By this supplemental record defendant says he would have testified that on December 8, the date of the first offense, he was in New York City with Piccolo, the police decoy who died before trial; that Piccolo purchased heroin which he asked defendant to hold for him; that defendant declined but suggested that Piccolo might hide it in the hallway of the apartment house in which defendant lived; that when Piccolo returned to defendant's apartment later that day, he said he had taken "three of those things so that I can get off (take a shot) before going to bed."
We think this showing is inadequate. The questions put to defendant at the trial did not remotely suggest a purpose to prove that Piccolo had heroin secreted in the apartment house where defendant lived. The thrust of the questions was wholly to the purchase of heroin in New York to show that Piccolo knew of sources for heroin, and more particularly that Piccolo knew the going price. That Piccolo knew all of that was evident from the State's case; indeed Piccolo was used to catch vendors because of his experience and repute in that traffic. We gather that trial counsel was seeking to prove Piccolo's knowledge in order to attack Grossi's testimony that on December 8 Piccolo had defendant come to the front door to talk with Grossi as to what the price should be. In fact, defense counsel nonetheless argued in his summation that Piccolo had to know what the going rate was, and hence Grossi's story that Piccolo had defendant come to the front
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door to discuss price was unbelievable. But of course both Piccolo and Grossi knew the price, and Grossi's protest was a pretense they used to induce defendant to meet Grossi.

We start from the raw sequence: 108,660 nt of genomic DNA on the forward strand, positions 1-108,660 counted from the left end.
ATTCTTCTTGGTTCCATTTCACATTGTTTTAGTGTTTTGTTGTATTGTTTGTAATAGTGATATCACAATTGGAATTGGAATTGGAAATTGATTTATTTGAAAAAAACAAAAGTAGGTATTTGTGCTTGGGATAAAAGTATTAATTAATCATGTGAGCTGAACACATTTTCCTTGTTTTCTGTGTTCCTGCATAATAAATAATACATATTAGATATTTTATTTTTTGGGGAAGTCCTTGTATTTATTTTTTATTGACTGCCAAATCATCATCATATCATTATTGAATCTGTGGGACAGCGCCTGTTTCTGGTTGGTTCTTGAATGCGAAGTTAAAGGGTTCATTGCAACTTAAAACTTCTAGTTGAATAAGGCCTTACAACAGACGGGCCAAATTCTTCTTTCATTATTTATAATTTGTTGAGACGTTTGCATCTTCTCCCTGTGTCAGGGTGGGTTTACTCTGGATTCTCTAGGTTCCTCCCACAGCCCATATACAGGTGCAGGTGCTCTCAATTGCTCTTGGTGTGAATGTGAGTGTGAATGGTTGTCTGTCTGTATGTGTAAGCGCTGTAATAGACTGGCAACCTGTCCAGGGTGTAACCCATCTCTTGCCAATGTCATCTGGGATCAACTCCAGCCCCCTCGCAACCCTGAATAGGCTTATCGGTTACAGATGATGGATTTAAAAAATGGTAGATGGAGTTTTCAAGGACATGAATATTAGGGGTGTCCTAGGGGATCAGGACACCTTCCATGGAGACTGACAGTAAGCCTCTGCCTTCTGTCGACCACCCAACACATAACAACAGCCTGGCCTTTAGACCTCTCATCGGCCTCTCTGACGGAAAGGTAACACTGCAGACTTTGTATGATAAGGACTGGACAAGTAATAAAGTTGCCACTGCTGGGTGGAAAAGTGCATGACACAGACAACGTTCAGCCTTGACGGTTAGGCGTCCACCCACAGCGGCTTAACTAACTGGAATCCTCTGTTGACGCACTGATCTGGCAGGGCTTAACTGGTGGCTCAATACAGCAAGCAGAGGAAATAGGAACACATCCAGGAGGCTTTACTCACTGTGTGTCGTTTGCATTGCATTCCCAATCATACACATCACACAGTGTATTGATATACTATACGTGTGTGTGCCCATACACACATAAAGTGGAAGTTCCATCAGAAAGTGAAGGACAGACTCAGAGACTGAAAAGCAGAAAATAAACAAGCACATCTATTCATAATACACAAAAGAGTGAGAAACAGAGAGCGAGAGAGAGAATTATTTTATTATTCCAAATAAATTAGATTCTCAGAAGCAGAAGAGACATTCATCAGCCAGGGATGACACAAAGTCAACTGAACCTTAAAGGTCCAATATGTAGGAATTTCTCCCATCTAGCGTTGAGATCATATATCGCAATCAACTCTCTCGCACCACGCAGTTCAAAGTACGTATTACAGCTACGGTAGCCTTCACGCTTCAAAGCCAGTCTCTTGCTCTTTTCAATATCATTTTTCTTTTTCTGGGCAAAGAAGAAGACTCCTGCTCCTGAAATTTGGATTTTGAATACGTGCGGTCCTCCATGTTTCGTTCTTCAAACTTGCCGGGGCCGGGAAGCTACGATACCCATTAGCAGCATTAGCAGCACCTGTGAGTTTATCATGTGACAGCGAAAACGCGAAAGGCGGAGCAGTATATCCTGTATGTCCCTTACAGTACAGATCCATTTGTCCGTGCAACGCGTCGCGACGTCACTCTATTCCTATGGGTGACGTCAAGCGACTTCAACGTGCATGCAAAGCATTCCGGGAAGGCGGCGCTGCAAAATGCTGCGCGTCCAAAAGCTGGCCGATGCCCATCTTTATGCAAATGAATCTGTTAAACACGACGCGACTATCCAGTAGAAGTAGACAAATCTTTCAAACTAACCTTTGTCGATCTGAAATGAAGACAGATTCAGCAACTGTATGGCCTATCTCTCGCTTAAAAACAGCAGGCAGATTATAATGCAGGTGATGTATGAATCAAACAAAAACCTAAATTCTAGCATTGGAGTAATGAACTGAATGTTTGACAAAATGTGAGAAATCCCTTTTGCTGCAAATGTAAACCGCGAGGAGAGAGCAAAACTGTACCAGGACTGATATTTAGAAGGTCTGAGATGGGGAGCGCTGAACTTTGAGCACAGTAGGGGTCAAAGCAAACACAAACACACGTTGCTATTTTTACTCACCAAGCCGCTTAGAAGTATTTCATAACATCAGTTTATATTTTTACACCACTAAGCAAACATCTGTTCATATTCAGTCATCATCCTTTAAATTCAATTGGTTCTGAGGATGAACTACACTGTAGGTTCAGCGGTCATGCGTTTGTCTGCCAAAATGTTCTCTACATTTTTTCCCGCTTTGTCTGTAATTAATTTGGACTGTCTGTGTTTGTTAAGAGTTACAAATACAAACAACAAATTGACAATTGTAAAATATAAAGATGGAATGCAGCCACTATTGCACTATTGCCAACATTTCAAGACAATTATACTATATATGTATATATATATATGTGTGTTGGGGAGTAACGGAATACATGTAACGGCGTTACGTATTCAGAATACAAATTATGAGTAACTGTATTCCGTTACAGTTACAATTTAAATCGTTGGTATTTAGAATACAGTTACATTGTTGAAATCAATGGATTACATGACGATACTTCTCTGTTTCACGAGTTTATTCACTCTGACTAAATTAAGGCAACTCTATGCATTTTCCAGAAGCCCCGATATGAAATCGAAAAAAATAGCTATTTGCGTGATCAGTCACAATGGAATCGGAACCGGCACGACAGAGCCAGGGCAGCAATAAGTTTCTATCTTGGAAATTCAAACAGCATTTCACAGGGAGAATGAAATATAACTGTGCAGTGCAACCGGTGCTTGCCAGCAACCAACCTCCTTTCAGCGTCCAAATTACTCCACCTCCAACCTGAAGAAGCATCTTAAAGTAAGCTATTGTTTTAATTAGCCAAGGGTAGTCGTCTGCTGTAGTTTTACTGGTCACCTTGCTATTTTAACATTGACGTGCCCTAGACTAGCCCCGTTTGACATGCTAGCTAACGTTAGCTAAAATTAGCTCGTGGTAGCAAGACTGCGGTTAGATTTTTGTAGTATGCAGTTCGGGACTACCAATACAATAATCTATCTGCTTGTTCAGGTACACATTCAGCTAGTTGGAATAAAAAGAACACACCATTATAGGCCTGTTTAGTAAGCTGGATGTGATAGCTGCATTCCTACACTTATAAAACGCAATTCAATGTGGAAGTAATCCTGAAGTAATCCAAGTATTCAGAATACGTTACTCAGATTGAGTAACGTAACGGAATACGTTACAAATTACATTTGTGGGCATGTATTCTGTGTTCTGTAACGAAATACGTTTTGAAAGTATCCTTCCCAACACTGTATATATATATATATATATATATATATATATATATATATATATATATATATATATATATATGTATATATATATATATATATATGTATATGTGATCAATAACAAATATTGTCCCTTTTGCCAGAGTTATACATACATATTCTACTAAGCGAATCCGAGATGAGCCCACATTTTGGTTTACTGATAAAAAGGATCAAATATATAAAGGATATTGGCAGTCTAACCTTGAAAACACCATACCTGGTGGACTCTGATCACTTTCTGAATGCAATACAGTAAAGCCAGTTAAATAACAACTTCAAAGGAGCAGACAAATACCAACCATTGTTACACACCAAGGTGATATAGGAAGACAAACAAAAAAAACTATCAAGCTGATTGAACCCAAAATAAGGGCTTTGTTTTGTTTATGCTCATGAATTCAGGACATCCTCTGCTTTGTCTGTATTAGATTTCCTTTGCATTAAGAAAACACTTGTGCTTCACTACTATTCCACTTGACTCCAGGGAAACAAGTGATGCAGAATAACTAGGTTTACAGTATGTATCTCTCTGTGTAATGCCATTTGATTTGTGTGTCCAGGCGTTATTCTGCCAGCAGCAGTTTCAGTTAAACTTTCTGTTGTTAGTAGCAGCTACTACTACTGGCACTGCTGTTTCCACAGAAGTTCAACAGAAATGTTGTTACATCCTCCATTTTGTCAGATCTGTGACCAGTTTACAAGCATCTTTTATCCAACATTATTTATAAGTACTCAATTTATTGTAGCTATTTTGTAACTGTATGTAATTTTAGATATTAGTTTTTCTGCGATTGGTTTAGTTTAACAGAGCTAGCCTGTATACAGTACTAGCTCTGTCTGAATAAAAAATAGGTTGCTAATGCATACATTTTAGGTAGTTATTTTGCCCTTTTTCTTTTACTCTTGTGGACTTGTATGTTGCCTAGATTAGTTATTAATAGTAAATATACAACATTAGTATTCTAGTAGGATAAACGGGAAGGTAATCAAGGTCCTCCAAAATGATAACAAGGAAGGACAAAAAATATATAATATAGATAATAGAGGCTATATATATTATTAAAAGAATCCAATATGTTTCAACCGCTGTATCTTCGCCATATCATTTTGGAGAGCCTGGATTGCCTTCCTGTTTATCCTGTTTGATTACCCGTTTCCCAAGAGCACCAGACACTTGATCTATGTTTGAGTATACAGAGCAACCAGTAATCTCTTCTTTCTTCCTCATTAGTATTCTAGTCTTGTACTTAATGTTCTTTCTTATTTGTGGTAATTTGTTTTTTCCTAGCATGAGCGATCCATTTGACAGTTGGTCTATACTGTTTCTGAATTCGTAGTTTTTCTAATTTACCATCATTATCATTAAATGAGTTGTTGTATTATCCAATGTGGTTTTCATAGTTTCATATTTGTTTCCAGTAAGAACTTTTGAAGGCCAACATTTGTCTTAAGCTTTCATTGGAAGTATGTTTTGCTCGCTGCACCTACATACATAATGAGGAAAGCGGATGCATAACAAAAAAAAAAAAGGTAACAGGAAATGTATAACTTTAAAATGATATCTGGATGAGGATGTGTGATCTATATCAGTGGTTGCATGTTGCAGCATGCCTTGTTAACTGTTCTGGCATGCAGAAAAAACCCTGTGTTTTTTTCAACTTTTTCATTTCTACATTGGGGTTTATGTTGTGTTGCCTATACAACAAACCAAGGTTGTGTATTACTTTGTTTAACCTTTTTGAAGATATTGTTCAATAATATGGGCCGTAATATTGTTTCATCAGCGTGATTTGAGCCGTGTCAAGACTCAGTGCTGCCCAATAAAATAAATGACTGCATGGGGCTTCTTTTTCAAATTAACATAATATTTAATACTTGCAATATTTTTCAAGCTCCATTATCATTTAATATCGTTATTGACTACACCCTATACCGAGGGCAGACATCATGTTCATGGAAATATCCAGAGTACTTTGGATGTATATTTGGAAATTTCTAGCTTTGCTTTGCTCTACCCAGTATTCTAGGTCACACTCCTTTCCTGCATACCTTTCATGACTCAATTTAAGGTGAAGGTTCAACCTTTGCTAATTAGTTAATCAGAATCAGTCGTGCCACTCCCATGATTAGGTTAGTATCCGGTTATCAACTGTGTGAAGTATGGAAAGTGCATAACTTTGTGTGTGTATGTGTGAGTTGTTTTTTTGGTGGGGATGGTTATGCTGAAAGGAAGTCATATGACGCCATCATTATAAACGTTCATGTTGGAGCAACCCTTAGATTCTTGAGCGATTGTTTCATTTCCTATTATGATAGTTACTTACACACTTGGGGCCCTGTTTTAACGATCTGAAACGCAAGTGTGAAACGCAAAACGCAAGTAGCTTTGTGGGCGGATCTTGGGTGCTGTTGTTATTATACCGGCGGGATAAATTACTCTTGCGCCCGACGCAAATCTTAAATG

As we have said, the questions put at the trial did not in any way suggest defendant wanted to prove that Piccolo had stored heroin somewhere in the hallway, and defendant was not precluded by the rulings complained of from putting questions relating to whether Piccolo had cached heroin in the premises. In any event, we do not see how the exclusion of that testimony, assuming it was properly offered, could realistically have affected the verdict. The nub of the case was an issue of credibility between Grossi and defendant. Grossi testified that on both December 8 at the door to the apartment house and on December 12 at the door to the Paradise Club, he saw and talked with defendant, and on both occasions saw defendant hand the objects to Piccolo. Defendant admitted both he and Piccolo were in defendant's apartment on December 8 and at the Paradise Club on December 12, but offered testimony that on those occasions it was another named individual who happened to be at the door with Piccolo. A claim that Piccolo told defendant he had a supply of heroin in the apartment house on either or both dates (according to Grossi, he and Piccolo went directly to the Paradise Club on December 12) could not have added anything influential upon the question whether Grossi or defendant was telling the truth.
The judgment of the Appellate Division is therefore affirmed.